Unit 2 British Politics External Examination 30%
Unit 3 Comparative Politics USA & UK External Assessment 30%
Unit 4 Political Power External Assessment 20%

Are there any particular qualities or skills I should have to study this course and to what kind of careers can it lead?

The analytical and investigative skills developed in this course can contribute to a wide range of careers.  Some of the main career pathways for students of Politics include law, management and consultancy, publishing and public relations, marketing and advertising, business and finance, accountancy, investigative journalism, politics and political research, media, broadcasting and communications and, of course, teaching and lecturing.

Politics requires a grade B in GCSE History or a grade B in both English Language and English Literature.


Department News / Events

In the Spotlight for PC’s Broadcasters and Politicians

Five students were invited to join the audience for BBC Spotlight on 24th October.

Matthew Wilson enjoyed his role as a panellist at the top table for the warm up with Mandy McCauley, articulating the politician’s viewpoint with vigour.  Nye Crozier put a question to the DUP’s Edwin Poots, while Penny McCullough was chosen to present her question on abortion to the panel.

Kathryn Reilly and Rachel Turner also enjoyed the audience experience as well as the anticipation following the submission of questions in the Green Room.

Meeting host Noel Thompson at the end and actually sitting with him at the top table was the highlight of the evening for students and teachers alike.


Educational Visits / Trips

As Historians and students of Politics we are surrounded by lots of living examples of History and as a school we try to enable our students to experience some of these.  We carry many visits such as:

  • Visits to Stormont
  • To Politics Conferences
  • To Belfast to see Murals and the Crumlin Road Goal
  • To watch films, such as ‘The Butler”

Former student returns to PC to inspire students

Former student and advisor to MP James Brokenshire, Secretary of State for Housing, Communities and Local Government, returned to the College to share his experiences and Political journey with A Level Politics students.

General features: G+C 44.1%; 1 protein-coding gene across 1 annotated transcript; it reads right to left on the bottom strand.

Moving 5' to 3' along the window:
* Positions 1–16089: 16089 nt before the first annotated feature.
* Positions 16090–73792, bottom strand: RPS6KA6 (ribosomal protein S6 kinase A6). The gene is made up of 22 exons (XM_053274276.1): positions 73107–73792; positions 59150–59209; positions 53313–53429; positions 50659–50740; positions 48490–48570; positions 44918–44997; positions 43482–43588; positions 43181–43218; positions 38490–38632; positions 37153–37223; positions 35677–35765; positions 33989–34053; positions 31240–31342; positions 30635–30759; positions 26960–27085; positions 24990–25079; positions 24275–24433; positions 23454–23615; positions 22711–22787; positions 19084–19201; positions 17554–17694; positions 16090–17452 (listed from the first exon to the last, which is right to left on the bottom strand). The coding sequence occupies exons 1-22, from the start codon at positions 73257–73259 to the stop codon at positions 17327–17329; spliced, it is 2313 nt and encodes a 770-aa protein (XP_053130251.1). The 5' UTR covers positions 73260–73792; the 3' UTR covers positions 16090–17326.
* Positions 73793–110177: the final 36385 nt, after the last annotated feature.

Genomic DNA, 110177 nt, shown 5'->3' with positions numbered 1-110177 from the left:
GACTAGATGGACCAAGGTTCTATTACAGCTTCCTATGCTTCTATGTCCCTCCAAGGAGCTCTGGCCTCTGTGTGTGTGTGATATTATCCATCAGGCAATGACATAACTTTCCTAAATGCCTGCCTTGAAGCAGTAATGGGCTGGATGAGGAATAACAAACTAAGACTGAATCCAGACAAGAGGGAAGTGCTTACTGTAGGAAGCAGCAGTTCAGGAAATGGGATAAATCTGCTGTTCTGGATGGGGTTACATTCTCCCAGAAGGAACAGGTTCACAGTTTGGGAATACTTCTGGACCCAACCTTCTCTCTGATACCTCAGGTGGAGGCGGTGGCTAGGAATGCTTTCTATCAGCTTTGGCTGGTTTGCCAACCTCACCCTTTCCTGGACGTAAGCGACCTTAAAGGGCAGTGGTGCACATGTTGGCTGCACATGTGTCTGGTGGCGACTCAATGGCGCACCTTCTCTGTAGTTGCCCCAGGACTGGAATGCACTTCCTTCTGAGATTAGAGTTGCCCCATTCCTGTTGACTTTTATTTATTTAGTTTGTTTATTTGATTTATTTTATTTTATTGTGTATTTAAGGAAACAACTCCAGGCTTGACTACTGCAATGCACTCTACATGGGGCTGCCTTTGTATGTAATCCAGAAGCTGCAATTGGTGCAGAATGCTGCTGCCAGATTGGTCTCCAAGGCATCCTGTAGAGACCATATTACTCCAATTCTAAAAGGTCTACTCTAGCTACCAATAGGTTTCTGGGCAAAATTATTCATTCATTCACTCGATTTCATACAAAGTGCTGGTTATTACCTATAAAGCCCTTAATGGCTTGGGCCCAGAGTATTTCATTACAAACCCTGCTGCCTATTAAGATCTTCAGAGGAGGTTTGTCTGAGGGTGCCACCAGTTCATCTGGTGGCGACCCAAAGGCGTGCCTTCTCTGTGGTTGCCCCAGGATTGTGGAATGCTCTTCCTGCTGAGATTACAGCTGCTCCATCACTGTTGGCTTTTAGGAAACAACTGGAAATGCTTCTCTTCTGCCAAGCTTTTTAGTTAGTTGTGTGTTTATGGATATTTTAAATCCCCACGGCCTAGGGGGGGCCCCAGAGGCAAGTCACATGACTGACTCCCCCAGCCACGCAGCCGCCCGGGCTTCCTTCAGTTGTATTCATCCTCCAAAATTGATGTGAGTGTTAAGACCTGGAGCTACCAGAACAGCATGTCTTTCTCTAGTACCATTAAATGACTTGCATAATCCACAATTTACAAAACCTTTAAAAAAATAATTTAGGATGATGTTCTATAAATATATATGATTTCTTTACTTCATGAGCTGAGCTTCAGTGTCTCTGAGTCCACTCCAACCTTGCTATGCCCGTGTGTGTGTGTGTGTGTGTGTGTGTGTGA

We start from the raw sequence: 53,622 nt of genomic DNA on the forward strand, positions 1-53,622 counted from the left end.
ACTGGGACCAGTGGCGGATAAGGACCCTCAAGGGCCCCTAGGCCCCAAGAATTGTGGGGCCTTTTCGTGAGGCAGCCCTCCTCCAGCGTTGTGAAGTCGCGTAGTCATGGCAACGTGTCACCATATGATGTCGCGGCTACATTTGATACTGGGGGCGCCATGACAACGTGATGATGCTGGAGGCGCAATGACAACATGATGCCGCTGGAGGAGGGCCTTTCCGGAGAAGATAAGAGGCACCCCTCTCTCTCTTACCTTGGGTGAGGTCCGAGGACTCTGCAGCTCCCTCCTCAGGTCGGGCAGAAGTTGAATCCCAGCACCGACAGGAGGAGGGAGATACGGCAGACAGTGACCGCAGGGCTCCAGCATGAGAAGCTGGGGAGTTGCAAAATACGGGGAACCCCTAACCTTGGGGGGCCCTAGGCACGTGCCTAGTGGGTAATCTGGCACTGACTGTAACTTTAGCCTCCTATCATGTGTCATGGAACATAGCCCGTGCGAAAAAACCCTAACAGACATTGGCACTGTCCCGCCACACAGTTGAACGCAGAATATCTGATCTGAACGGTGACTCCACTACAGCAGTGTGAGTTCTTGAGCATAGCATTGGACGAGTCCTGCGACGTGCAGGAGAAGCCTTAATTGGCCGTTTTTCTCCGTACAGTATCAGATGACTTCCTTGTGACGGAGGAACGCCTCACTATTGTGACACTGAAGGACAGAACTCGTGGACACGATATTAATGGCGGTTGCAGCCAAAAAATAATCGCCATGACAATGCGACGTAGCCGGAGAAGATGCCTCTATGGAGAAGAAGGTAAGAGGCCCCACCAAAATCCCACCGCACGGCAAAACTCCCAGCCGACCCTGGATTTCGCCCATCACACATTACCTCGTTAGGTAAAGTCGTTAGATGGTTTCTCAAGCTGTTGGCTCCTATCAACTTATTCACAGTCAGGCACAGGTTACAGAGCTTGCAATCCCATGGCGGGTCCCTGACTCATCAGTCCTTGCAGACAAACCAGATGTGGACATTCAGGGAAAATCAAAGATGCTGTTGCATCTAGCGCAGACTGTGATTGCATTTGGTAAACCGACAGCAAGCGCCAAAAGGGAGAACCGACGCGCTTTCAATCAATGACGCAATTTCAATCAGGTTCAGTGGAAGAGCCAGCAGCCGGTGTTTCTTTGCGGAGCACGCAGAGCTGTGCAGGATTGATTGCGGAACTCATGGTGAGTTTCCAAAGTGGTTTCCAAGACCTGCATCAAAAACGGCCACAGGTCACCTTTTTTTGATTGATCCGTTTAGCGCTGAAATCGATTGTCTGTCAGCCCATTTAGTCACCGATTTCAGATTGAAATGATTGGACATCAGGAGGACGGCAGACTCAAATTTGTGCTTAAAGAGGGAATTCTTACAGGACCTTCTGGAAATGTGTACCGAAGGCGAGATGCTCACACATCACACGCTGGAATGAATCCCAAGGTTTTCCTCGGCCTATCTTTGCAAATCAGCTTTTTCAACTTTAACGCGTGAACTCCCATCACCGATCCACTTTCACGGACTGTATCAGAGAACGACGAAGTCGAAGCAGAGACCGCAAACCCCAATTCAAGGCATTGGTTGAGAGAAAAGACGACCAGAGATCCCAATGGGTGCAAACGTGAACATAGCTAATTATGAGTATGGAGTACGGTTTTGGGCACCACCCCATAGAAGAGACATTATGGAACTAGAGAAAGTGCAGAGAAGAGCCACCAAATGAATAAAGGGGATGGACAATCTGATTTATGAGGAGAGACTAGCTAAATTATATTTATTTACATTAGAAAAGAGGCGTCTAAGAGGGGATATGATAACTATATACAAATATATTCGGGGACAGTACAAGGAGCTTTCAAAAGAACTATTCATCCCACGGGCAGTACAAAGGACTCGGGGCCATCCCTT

Political Journalism Workshop with Mark Devenport

Year 14 Politics students benefitted from a Political Journalism Workshop organised by Cinemagic with BBC Political Correspondent Mark Devenport.

Mark shared his transferable skills from Politics into Journalism, giving the students a few tips about pursuing a career in Journalism: “If you don’t write about it, someone else will.” Mark reinforced the building of a portfolio as essential regardless of how ‘important’ the stories are.

Politics Students participate in UN Day Celebrations

PC Politics students participated in the UN Day in Armagh hosted by ABC Council Lord Mayor, Councillor Julie Flaherty.  Students were addressed by Capt. Tom Fitzpatrick who currently works with the UN in Lebanon and Kevin Hyland OBE, UK Anti-Slavery Commissioner. 

We also attempt to carry out a major visit yearly.  Past trips include:

  • London 2015
  • Berlin and Krakow 2014
  • London 2013
  • WW1 Battlefields 2012

london 14


Although the study of History is not job specific, its students have the skills that enable them to pursue a multiplicity of careers demanding a wide range of talents, and they do so extremely successfully in an open and competitive jobs market.” 

The study of History provides students with a wide range of transferable skills, which are important in many career fields. Understanding and analysis of issues and events are of key importance to historians and can be applied in many other fields of work. Other skill areas developed in studying history include:

  • Understanding of and experience in research methodology;
  • Statistical compilation and analysis;
  • Information management;
  • Critical thinking and analytical skills;
  • Verbal and written literacy;

We attempt to show our students the jobs that can be linked to History by considering some high profile cases but more importantly with examples of the careers our own past pupils have moved into.